What happens if the water breaks but there are no contractions?
Women usually begin to experience regular contractions before breaking the water, but it is also possible that the breaking of the water may be the one that triggers the first contractions.
When contractions do not occur in the hours following the rupture of the bag of water, most likely they should induce labor, because having expelled all the amniotic fluid, your baby is unprotected and runs the risk of contracting any infection.
If this happens, your doctor may ask you to go to the hospital for antibiotic treatment.
Artificial mechanisms are in place to induce labour if necessary.
Symptoms of Labor How to tell the difference between a false birth and a true birth?
It is not always easy to identify exactly when we are experiencing a false labor, or when the “true” labor begins, because the Braxton Hicks contractions you have felt with the passing of days can be very similar to the first contractions of labor.
If the contractions decrease with a change of posture, it is probably a false alarm.
These contractions may even become more uncomfortable and close to each other, occurring every 10 to 20 minutes. But if the contractions of Braxton Hicks remain irregular and unpredictable, at intervals of about 10 minutes, then two minutes, eight minutes, and so on. They usually diminish or disappear with a change of posture, probably a false alarm.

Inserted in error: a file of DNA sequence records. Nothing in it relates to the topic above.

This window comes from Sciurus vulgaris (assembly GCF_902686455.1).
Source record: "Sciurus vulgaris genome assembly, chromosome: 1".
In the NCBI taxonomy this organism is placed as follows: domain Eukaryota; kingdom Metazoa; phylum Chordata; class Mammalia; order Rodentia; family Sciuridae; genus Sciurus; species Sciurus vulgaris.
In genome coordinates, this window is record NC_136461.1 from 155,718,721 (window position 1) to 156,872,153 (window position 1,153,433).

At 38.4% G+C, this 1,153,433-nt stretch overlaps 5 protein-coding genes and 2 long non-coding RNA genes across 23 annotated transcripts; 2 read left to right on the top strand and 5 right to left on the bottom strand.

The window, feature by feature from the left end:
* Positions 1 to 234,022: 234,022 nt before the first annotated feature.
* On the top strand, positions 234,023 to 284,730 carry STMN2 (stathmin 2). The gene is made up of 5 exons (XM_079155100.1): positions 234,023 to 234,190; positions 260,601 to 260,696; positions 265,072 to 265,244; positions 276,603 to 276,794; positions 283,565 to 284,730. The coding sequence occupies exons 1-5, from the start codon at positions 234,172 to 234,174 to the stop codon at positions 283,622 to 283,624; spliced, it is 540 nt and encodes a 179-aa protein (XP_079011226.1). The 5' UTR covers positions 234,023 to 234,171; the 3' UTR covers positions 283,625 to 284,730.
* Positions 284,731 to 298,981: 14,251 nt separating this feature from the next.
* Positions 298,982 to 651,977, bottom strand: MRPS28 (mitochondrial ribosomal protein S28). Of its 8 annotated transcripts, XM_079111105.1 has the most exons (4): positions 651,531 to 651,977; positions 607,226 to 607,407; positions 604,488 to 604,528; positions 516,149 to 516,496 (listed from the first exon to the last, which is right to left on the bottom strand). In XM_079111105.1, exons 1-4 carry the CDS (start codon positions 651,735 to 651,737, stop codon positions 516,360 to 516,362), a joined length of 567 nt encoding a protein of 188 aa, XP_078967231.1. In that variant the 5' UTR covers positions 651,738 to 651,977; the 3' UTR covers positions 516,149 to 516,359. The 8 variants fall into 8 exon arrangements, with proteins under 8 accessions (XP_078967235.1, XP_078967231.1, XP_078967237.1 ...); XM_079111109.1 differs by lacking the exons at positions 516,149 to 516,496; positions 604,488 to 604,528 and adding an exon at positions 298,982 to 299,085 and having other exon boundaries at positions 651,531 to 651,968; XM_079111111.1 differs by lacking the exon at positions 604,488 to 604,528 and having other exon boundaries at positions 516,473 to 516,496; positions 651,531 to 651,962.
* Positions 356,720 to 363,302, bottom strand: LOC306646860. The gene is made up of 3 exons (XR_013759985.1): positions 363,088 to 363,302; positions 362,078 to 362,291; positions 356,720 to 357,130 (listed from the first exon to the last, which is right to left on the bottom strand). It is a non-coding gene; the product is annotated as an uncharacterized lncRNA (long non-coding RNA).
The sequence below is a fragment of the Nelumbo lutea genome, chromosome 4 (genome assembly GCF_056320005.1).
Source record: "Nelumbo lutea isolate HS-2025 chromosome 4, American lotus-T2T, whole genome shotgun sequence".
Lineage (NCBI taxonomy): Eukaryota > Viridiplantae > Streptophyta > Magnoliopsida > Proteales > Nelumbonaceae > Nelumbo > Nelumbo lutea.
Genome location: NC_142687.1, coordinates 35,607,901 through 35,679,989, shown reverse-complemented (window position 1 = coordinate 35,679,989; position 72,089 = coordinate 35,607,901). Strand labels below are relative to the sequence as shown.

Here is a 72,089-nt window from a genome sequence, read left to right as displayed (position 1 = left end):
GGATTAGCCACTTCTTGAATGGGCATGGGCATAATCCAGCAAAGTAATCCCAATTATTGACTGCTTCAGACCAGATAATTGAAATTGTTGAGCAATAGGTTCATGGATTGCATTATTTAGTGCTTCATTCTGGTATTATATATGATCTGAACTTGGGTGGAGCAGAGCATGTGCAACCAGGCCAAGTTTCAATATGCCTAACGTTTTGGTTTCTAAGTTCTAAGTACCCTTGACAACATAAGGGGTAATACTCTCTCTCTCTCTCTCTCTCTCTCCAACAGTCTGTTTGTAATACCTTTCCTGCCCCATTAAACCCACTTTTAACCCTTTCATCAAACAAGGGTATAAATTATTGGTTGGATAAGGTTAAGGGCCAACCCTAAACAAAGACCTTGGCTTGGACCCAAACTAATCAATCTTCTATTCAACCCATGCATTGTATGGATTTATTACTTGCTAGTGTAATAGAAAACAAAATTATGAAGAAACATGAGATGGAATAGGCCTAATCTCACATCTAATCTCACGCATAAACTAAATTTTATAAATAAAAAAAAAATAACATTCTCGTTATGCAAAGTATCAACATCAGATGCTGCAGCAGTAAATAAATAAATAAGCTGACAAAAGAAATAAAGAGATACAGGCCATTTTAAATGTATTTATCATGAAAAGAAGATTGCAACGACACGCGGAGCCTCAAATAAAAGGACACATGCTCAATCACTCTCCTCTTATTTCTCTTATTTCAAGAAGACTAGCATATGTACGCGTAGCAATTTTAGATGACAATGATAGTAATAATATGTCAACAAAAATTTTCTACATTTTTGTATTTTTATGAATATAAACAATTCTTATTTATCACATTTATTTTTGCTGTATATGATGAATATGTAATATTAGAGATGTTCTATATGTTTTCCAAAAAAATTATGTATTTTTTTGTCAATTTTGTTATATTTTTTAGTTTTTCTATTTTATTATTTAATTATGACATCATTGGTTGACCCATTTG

When it comes to “true birth” the contractions are much more regular and follow a predictable pattern, for example every 7 minutes while reducing the time between each one.
Other signs of real labor are that contractions go through the following breakthroughs:
- They’re getting stronger and stronger.
- Gradually last longer
- They occur at regular time intervals.
- They’re increasing in frequency.
You can also easily identify them because each contraction begins to feel in the lower part of your back, moving forward just in the groin, whereas when it comes to Braxton Hicks pains, the pain usually manifests as a hardening in the abdominal part.
The most effective way to differentiate contractions is by measuring the duration and frequency with which they occur.